Root cellar survivalism

Survivalism is a healthy response to the existential anxieties that are part and parcel of life today. The practices of earlier generations are making a comeback.  The obsession of local television with food deprivation makes it look like many parents have stopped feeding their children.  More people realize the importance of food-storage techniques that our grandparents took for granted.  

       Gardening is increasingly about having emergency food available.  The surplus of fruits and vegetables means that eating at home is restoring family bonds.  The same goes for various shared processes like canning and cooking.

      Root cellars have been part of human culture since biblical times, supplying fresh food year round without electricity.  Grids can go down.  Societies can collapse.  Don’t kid yourself about the Red Cross or FEMA immediately coming to the aid of hapless victims.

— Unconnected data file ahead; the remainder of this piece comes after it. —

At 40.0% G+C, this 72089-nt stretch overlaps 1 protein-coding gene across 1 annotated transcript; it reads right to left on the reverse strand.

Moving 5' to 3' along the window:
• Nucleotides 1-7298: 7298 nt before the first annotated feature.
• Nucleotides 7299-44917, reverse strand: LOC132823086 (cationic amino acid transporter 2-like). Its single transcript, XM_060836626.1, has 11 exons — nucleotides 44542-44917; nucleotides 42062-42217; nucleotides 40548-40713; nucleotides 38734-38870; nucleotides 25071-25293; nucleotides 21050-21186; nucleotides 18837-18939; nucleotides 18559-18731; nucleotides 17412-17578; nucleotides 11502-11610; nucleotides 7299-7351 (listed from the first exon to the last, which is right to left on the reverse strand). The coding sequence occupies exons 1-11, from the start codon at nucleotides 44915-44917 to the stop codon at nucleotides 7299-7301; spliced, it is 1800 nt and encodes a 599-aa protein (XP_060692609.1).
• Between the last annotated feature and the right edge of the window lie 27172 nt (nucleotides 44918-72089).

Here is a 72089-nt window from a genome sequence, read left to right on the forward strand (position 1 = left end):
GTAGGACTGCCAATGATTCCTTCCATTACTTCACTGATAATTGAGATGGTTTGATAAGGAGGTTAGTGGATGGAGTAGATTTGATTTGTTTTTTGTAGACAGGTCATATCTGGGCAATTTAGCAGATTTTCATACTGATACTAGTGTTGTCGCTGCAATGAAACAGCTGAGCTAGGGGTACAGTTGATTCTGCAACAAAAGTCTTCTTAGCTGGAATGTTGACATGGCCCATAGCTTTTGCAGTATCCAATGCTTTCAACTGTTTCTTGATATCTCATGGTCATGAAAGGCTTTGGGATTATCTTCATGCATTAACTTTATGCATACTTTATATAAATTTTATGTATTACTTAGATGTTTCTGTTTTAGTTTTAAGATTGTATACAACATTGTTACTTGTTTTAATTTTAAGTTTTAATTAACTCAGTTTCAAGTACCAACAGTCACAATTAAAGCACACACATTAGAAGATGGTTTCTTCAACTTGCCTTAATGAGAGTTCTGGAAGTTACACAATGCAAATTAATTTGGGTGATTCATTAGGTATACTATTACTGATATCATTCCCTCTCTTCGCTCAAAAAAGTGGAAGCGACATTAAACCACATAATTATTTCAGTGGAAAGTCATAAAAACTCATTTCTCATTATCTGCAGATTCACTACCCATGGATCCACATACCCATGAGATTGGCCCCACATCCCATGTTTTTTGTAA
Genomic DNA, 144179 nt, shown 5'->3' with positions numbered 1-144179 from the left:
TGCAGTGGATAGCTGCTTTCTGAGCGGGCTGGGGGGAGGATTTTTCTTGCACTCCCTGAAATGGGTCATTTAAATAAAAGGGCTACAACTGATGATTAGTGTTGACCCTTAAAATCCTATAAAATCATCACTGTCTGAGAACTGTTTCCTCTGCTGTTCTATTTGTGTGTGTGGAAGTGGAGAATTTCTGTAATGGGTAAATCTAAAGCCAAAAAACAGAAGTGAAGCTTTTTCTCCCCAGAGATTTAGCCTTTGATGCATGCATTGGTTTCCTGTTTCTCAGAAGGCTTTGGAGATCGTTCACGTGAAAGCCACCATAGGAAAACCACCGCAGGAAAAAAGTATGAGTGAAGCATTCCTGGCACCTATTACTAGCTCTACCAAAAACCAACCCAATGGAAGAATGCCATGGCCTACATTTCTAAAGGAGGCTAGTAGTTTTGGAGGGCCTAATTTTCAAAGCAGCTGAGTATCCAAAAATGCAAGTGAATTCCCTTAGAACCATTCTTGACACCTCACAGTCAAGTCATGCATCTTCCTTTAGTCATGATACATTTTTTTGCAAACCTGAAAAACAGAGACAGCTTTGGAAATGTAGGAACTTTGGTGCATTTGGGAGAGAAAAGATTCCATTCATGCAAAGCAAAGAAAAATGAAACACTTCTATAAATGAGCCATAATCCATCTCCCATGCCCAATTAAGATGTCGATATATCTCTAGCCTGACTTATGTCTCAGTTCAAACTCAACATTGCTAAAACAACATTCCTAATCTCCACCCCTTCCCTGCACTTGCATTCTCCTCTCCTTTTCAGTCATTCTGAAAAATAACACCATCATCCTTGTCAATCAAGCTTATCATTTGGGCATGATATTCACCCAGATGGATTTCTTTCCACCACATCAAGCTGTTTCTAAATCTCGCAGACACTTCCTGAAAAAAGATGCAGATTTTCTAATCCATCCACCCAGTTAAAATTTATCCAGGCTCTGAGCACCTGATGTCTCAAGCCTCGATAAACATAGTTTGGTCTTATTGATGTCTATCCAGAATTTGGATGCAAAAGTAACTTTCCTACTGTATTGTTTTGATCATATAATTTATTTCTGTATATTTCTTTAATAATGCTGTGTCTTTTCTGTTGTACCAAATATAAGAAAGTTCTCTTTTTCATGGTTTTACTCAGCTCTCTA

Detached root cellars are bonus shelters for survivalists.  They often look like wartime bunkers.  Some are in caves or dug into mountains.  Others are earth-covered with single doors—perfect also as a “safe” refuge if the main dwelling is somehow destroyed by a tornado. Above all, they are cheap and easy to build.  Dark and damp and temperature-stable, root cellars may at least make us feel more food secure and self-sufficient, something often missing in contemporary culture.

(forwarded by a Black Hills gardener)


How To Store Potatoes For 20-Plus Years

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If 20 years sounds like a long time to store potatoes, then it might surprise you to know that “fresh” potatoes in the grocery store are often 11 months old when you buy them. Modern developments in commercial food storage allow growers to store produce with a chemical (1-methylcyclopropene), which extends the shelf life of vegetables.


Of course, fresh potatoes won’t last 20 years, but you can dehydrate them to get that kind of long-term shelf life while maintaining nutritional value.

Now save carrots for 20 years with a dehydrator